The heavily forested city of Ketchikan, Alaska, is built on rock and surrounded by water. Every commodity that comes into Ketchikan must arrive by sea or air. The use of fuel oil is problematic for both economic and environmental reasons because the oil must be obtained and refined elsewhere and transported (using additional fuel). What's more, fuel oil is subject to price instability.
Southeast Alaska Discovery Center in Ketchikan, which provides information to more than a million visitors each year, is the site of a pilot biomass boiler system now coming to life. Two oil-fired boilers serving the 250,000-sq-ft center were replaced with a highly efficient system fueled by local wood. Manufactured by Hurst Boiler & Welding Company Inc., the hot-water boiler was custom-designed to fit within very limited indoor space.
Under the direction of E. Dane Ash, project manager for Tyonek-Alcan Pacific LLC, the biomass boiler system was developed with Hurst representative Gregory W. Smith of Global Energy Solutions Inc. to address environmental concerns, as well as issues related to building space, fuel costs, comfort, reliability, and simplicity of operation.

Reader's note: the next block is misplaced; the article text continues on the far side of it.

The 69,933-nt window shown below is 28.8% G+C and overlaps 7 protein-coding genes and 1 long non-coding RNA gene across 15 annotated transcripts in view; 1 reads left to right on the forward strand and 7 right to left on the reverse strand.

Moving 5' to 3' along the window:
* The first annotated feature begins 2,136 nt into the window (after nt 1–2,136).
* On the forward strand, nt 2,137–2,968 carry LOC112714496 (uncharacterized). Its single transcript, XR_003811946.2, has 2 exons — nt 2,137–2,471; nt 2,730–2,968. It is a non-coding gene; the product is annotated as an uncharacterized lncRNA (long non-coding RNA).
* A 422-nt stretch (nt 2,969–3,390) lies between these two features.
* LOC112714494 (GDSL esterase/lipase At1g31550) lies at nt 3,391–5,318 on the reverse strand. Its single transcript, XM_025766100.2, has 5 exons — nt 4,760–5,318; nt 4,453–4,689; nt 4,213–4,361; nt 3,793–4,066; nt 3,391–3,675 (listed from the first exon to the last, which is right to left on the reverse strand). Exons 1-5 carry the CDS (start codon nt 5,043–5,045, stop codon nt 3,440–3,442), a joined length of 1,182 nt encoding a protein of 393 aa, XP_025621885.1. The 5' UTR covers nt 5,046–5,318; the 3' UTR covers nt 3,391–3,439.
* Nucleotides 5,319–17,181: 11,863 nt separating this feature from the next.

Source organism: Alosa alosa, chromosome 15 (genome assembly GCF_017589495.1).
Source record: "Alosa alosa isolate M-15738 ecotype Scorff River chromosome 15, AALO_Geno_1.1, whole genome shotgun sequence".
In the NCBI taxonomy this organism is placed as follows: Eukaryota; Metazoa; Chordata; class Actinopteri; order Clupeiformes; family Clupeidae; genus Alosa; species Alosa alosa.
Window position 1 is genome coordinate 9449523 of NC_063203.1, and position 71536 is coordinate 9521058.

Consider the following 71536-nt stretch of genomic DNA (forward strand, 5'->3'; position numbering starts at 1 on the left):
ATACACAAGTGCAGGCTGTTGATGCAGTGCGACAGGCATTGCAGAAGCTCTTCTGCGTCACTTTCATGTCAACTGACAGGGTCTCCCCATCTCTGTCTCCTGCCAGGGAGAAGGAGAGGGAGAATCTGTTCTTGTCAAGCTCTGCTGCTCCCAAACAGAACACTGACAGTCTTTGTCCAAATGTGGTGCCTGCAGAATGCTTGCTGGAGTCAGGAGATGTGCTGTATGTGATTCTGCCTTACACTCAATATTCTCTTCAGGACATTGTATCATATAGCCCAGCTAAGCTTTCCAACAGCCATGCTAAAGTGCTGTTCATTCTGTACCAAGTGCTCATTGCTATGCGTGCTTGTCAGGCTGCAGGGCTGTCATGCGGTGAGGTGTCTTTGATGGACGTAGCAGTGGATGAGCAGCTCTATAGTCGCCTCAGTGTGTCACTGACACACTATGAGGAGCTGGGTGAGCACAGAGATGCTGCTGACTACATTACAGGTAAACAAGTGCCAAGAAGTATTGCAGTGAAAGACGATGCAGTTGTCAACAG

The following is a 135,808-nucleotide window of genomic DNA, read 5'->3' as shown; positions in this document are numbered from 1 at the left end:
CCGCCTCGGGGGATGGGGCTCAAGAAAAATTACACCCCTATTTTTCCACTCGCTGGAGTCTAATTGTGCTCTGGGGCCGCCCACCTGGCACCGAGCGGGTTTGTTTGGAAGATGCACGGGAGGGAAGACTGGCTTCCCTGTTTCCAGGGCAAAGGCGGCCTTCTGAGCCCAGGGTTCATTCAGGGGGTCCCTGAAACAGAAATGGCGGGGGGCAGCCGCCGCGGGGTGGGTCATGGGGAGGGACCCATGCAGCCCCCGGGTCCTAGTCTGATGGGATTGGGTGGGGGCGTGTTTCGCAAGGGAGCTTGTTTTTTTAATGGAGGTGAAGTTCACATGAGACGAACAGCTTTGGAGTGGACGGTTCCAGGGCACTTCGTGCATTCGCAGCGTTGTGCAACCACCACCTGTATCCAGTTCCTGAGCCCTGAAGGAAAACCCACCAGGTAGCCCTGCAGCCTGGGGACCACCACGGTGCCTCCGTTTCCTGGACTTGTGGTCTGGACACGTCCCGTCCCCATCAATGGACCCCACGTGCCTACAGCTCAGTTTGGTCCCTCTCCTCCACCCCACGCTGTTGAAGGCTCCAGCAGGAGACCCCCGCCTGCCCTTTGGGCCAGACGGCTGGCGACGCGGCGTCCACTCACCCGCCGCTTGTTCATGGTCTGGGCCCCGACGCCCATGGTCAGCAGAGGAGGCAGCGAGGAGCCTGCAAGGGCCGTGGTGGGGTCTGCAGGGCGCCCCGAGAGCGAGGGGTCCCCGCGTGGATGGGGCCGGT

The new boiler is located on the lower level of the Discovery Center, which requires heating for a minimum of nine months a year. Local wood densified into fuel pucks is delivered to an elevated walking-floor storage bin in a vestibule area built to protect against excessive moisture. (The biomass-fired boiler can burn any wood product with up to 50-percent moisture content.) An auger moves pucks from the storage area to a metering bin and into the boiler. Freezing is not an issue because the walking floor easily breaks up any frozen contents.
The boiler system was designed to highlight how biomass can reduce or eliminate the use of fossil fuels. Visitors can see the boiler operate through specially designed windows. In the hall just outside of the boiler room, the noise level and ambient temperature is consistent with the rest of the building.